The answer was simple; it amazing, and then some.
The history of television is littered with classic series but many of them have been left with endings that have left viewers with a range of conflicting emotions, and not all of them positive. The Sopranos and Mad Men are two that particularly come to mind, with one climaxing with the most sudden and unexpected smashes to black in television history, while the other left many pondering the meaning of what it all meant, not to mention the significance of Coca-Cola commercials.
Then there’s the finale to Lost, which many feel ruined the overall love and respect they had for the series. That finale was in the works since around season three/season four, when Lindelof and co-showrunner Carlton Cuse went to the ABC network and told them they wanted to end the series at a certain point, which ended up being season six, so as to work out a concrete way to end a story that had ensnared both a cult fandom and massive ratings. The appropriately titled ‘The End’ is still debated to this day and usually is mentioned in the same breath as the final hour of The Sopranos as an example of a disappointing or bitter ending to a series, especially ones which are held up as an example impacting on the nature of television itself.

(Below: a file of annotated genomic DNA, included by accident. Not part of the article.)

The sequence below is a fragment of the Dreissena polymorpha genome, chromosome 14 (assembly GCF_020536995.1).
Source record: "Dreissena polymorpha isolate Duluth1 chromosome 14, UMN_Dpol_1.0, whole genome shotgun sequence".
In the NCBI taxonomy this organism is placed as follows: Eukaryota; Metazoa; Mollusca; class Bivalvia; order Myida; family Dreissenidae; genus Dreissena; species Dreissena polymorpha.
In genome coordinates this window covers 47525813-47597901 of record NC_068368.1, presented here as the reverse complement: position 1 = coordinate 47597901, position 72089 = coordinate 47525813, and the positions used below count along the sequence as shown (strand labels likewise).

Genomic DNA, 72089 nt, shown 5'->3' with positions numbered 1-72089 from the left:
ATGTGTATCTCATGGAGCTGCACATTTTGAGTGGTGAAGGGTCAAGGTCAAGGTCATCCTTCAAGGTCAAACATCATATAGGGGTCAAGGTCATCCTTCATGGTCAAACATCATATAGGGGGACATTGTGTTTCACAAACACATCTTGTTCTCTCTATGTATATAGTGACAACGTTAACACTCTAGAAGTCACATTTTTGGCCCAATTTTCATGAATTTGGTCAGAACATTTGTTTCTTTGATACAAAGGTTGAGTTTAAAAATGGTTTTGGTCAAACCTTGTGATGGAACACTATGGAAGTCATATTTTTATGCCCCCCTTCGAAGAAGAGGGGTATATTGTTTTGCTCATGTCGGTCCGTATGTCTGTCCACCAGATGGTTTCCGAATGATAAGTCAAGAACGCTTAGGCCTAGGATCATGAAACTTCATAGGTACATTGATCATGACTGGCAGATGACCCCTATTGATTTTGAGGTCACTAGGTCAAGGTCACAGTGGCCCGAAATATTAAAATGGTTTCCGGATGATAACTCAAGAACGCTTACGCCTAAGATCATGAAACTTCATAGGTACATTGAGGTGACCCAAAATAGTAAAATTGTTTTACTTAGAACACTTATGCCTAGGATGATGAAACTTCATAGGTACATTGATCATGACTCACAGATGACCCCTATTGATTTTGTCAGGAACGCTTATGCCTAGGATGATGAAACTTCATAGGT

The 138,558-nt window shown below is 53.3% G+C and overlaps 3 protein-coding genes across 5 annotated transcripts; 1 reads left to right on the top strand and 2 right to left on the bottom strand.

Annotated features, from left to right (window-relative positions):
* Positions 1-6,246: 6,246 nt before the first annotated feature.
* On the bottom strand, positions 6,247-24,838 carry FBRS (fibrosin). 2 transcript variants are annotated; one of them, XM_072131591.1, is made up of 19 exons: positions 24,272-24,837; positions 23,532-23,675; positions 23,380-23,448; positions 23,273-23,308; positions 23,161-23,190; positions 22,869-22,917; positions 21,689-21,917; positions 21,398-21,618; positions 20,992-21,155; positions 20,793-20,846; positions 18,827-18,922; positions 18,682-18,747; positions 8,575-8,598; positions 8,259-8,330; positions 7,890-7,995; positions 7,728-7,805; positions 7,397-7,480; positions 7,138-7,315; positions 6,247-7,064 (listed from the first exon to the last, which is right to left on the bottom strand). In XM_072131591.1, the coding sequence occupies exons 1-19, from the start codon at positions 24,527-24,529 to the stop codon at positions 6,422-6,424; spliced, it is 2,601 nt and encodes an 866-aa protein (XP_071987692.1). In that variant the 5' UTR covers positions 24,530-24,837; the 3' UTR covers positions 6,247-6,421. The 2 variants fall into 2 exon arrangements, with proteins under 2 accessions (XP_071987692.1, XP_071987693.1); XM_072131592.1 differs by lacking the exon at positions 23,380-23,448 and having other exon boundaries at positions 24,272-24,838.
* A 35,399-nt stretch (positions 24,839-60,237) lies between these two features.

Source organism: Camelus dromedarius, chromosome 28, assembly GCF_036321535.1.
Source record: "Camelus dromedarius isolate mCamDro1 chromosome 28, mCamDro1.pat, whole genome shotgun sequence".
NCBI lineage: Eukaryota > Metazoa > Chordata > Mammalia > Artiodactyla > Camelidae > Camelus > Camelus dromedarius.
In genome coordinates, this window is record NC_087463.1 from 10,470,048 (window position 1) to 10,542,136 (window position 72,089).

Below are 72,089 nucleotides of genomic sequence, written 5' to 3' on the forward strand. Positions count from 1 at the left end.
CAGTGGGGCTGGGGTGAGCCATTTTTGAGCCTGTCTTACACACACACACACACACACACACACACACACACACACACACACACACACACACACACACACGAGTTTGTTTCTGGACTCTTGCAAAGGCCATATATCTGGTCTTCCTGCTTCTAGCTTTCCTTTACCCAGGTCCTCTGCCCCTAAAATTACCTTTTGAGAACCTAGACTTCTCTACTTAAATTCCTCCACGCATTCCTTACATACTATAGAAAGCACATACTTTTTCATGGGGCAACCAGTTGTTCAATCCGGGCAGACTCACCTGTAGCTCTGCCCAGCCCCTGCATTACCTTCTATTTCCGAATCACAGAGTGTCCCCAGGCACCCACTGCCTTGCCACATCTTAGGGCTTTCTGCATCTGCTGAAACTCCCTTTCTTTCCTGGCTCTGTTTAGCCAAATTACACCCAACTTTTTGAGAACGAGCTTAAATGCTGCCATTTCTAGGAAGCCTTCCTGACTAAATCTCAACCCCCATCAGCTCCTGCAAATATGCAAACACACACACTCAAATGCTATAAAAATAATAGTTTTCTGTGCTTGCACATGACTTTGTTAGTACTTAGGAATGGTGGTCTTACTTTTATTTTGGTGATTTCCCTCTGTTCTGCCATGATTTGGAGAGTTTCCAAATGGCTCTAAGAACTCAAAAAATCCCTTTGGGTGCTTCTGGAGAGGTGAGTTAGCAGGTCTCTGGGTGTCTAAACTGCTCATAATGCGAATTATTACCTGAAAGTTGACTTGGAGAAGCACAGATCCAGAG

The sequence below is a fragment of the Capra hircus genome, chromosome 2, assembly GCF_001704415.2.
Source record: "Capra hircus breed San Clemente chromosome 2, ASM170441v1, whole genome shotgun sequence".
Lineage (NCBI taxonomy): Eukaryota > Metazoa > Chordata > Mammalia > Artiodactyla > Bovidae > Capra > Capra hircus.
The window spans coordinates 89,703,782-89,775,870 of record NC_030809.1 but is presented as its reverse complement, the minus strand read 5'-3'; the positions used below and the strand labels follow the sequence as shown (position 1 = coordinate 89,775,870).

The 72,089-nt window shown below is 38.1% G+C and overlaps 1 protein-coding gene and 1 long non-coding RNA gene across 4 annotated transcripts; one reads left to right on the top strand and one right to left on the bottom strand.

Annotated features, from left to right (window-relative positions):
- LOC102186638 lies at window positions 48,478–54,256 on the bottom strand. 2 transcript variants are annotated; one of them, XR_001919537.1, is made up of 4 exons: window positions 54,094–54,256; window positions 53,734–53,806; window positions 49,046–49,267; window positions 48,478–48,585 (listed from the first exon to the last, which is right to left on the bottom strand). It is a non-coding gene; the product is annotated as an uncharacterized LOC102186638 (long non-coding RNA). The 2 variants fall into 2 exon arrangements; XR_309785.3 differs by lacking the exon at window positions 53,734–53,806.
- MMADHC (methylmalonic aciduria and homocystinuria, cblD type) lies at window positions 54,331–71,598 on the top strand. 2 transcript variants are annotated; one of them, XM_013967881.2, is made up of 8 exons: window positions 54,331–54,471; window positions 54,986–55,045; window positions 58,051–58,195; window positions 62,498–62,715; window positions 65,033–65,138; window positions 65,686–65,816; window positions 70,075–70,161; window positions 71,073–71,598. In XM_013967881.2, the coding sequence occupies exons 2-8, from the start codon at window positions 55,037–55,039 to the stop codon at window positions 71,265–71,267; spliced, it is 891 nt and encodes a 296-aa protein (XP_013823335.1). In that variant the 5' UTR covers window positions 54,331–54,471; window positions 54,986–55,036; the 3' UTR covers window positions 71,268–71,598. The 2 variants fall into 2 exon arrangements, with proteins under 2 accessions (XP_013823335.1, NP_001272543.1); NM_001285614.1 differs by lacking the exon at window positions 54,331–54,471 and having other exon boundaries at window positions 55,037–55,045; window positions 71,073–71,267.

At the complete opposite end of that debate you have Six Feet Under which ended with one of the greatest pieces of editing a television series ever accomplished and which might very well be the most satisfying end to an hour long television drama in the current golden age of television. While the likes of Mad Men and The Sopranos are still talked about highly, Alan Ball’s darkly comedic and tragic drama about The Fisher family and their undertaker business has seemingly fallen through the cracks, and is never mentioned in the same breath as The Sopranos or The Wire, series that were incredibly important in the development of HBO as the behemoth as we know it today, and yet, its finale was acclaimed as one of television’s very best endings, with a snapshot of every character’s death at the very end of the show set to Sia’s ‘Breathe Me’. It was as powerful as television has gotten and came at the end of a final season had already proven memorable what with it killing of a key character three episodes before it even gotten to its final hour.
Of the big hitters of the last few years, the one finale that seems to be agreed upon as having worked was Breaking Bad, which even after ending took the risk of doing a continuation movie, last year’s El Camino, which managed to not only avoid ruining the ending that everyone agreed worked, but which managed to actually work as a brilliant epilogue to a series that ended perfectly and which accompanies it superbly.